Then, I read some poetry, and looked out the window again, and reminded myself that we are but ‘fleeting clouds in the sky’, and all I need do is just pay attention, out my own window.

What to Do
by Joyce Sutphen

Wake up early, before the lights come on
in the houses on a street that was once
a farmer’s field at the edge of a marsh.

Wander from room to room, hoping to find
words that could be enough to keep the soul
alive, words that might be useful or kind

in a world that is more wasteful and cruel
every day. Remind us that we are
like grass that fades, fleeting clouds in the sky,

and then give us just one of those moments
when we were paying attention, when we gave
up everything to see the world in

a grain of sand or to behold
a rainbow in the sky, the heart
leaping up.

 

Homecoming

Homecoming - 105.12.19

We were home for one of the finest sunsets, ever.  Joy, Duncan and Anna stayed with us for a couple of nights–traveling across the state for Joy’s work and more soccer– so we all got to photograph it together and revel in the fabulous warm May night.  Ahhh…good to be home.  Everything is growing by leaps and bounds now.  Dandelions dot the spring green fields and Don has already mowed the lawn.  The hummingbirds dart in and out of the feeder hanging on the porch, and there are so many bird songs, including the distinctive Wilson’s Snipe, we heard at the shoreline.  We walked along the head of the lake this morning to the Flathead River, on packed sand which will soon be covered by snow melt from the mountains.  I hung sheets to dry on the clothesline today, took a bike ride, and canoed down the lake for a bit.  With Memorial Day week-end but two weeks away, it really truly feels like summer is around the bend.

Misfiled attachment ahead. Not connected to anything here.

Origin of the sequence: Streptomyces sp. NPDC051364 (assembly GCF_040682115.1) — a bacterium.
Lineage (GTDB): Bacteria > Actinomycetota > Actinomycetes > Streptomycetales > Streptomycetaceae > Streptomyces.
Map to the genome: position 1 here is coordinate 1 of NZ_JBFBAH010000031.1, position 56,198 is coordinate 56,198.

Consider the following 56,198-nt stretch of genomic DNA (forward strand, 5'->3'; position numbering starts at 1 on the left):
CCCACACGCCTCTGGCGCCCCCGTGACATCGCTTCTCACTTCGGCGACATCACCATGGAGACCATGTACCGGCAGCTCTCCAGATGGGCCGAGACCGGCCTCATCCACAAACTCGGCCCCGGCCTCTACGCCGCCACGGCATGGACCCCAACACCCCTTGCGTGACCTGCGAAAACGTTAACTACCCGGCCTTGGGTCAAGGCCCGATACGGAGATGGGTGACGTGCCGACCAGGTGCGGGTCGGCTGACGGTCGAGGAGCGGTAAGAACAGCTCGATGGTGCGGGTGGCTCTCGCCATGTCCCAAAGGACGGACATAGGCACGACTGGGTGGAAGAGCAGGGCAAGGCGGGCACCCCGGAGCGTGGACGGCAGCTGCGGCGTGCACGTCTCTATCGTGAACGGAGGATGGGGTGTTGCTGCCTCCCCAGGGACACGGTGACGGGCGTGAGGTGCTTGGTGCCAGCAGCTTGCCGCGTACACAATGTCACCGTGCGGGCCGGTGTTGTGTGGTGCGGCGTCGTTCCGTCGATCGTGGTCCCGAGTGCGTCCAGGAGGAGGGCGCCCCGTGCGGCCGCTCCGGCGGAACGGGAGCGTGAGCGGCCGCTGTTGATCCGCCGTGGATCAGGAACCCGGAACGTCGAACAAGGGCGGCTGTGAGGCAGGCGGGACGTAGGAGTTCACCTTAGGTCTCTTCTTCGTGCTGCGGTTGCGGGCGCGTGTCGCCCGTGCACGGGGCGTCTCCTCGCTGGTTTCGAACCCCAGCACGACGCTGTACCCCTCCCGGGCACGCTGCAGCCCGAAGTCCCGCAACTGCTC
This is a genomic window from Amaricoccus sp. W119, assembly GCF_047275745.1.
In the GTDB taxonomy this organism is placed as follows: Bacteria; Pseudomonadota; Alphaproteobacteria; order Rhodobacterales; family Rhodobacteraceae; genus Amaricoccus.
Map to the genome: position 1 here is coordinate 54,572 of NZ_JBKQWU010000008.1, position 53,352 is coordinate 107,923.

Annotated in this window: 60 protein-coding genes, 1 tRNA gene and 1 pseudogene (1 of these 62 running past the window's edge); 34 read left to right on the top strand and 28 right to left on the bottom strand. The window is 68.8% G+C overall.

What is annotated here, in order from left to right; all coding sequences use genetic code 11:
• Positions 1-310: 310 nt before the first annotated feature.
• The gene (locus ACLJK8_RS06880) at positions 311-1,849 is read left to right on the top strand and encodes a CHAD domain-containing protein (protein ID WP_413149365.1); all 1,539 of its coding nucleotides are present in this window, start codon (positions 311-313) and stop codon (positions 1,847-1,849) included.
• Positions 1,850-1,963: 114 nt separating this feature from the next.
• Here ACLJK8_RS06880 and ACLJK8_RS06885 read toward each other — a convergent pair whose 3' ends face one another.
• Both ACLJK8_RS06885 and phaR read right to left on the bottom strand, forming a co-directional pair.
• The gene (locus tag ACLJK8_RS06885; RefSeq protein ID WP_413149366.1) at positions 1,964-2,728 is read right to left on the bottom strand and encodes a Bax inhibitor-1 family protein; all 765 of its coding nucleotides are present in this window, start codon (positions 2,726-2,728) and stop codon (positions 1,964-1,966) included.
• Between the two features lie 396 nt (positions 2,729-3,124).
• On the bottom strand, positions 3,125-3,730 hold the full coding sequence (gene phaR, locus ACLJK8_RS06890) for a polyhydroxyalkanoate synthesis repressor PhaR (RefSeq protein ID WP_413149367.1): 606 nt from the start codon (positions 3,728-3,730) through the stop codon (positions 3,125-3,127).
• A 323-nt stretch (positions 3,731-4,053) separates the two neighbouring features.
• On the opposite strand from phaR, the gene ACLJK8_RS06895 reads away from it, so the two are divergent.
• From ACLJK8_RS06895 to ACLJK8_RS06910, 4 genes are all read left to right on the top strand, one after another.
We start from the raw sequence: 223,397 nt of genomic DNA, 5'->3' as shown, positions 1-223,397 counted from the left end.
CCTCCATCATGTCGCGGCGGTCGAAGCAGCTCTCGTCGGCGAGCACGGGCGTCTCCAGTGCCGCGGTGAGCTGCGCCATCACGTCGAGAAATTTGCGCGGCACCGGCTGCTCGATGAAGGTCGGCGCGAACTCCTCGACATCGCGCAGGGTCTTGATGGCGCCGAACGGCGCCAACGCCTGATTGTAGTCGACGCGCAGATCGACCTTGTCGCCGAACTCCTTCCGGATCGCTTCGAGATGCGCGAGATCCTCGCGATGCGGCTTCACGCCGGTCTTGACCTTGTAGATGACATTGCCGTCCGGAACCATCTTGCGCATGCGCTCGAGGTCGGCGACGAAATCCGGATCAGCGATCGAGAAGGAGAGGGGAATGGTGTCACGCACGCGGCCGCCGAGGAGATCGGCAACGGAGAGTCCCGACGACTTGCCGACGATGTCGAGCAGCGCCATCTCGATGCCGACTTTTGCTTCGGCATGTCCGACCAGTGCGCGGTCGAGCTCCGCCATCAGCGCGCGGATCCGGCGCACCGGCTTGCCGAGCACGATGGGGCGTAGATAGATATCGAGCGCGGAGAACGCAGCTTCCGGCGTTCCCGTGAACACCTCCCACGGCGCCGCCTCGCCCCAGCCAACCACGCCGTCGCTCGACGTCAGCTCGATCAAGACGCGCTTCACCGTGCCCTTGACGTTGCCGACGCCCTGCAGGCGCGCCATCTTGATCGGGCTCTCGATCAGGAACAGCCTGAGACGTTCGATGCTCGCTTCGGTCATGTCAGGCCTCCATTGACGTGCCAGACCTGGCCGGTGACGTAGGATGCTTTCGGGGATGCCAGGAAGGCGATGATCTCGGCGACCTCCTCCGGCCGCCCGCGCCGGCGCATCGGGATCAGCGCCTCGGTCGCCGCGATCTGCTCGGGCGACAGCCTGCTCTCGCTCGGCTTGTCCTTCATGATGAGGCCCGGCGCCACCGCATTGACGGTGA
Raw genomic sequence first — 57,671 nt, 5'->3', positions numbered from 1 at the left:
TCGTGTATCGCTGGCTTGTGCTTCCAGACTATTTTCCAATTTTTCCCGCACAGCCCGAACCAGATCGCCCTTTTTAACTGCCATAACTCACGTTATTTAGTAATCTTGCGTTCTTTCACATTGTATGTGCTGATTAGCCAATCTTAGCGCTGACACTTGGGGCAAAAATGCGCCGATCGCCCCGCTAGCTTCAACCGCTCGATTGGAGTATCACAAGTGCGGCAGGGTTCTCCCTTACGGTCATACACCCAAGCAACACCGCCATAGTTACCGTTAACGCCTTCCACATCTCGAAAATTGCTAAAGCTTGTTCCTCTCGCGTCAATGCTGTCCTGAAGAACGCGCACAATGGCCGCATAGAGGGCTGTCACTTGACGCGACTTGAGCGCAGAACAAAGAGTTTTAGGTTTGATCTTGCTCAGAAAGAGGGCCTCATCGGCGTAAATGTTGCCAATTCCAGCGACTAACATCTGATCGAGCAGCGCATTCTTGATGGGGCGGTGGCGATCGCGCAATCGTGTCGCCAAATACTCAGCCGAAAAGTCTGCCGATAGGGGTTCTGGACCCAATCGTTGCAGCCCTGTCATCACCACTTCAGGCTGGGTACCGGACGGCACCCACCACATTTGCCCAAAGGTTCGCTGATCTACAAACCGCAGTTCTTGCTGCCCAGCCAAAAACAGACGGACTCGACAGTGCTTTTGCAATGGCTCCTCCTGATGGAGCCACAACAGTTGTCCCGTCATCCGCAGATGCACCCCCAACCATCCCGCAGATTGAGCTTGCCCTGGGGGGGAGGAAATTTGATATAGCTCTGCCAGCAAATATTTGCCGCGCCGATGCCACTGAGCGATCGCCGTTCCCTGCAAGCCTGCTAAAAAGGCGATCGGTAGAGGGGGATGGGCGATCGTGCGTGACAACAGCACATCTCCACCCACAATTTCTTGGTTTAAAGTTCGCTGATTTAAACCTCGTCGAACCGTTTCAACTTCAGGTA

So many birthday celebrations this month, and Don and I are officially another year older.  Fletcher’s high school graduation takes place over Memorial Day week-end–a reminder of just how fast the years go by.  In what feels like a miracle, the trees are bursting with new leaves for another season, yet, at my age, there is a whiff of melancholy in this time of year.  As the  poet, Phillip Larkin writes, “Their greenness is a kind of grief.”   But, still, and yet, we get to begin “afresh” once again.  Afresh, Afresh, Afresh–such hope, and grace, in beginning afresh in this new season.